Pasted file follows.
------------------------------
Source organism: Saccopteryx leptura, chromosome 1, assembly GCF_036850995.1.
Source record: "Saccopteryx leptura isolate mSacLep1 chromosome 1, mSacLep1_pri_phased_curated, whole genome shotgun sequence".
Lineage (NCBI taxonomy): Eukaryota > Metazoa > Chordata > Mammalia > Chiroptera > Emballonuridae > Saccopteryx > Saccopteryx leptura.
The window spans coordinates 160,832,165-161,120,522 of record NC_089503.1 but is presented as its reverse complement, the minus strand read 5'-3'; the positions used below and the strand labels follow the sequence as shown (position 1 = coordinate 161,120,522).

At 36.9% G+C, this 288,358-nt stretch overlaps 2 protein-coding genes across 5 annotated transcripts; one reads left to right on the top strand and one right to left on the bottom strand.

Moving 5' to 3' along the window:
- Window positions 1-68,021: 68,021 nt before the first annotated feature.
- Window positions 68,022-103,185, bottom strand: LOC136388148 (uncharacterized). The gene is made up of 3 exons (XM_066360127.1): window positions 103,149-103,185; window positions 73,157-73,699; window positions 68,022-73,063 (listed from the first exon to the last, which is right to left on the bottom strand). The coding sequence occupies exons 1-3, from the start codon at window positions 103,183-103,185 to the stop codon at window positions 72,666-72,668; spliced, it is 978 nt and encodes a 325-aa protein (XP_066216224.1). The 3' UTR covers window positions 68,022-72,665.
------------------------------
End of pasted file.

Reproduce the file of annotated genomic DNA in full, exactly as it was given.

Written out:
Source organism: Saccopteryx leptura, chromosome 1, assembly GCF_036850995.1.
Source record: "Saccopteryx leptura isolate mSacLep1 chromosome 1, mSacLep1_pri_phased_curated, whole genome shotgun sequence".
Lineage (NCBI taxonomy): Eukaryota > Metazoa > Chordata > Mammalia > Chiroptera > Emballonuridae > Saccopteryx > Saccopteryx leptura.
The window spans coordinates 160,832,165-161,120,522 of record NC_089503.1 but is presented as its reverse complement, the minus strand read 5'-3'; the positions used below and the strand labels follow the sequence as shown (position 1 = coordinate 161,120,522).

At 36.9% G+C, this 288,358-nt stretch overlaps 2 protein-coding genes across 5 annotated transcripts; one reads left to right on the top strand and one right to left on the bottom strand.

Moving 5' to 3' along the window:
- Window positions 1-68,021: 68,021 nt before the first annotated feature.
- Window positions 68,022-103,185, bottom strand: LOC136388148 (uncharacterized). The gene is made up of 3 exons (XM_066360127.1): window positions 103,149-103,185; window positions 73,157-73,699; window positions 68,022-73,063 (listed from the first exon to the last, which is right to left on the bottom strand). The coding sequence occupies exons 1-3, from the start codon at window positions 103,183-103,185 to the stop codon at window positions 72,666-72,668; spliced, it is 978 nt and encodes a 325-aa protein (XP_066216224.1). The 3' UTR covers window positions 68,022-72,665.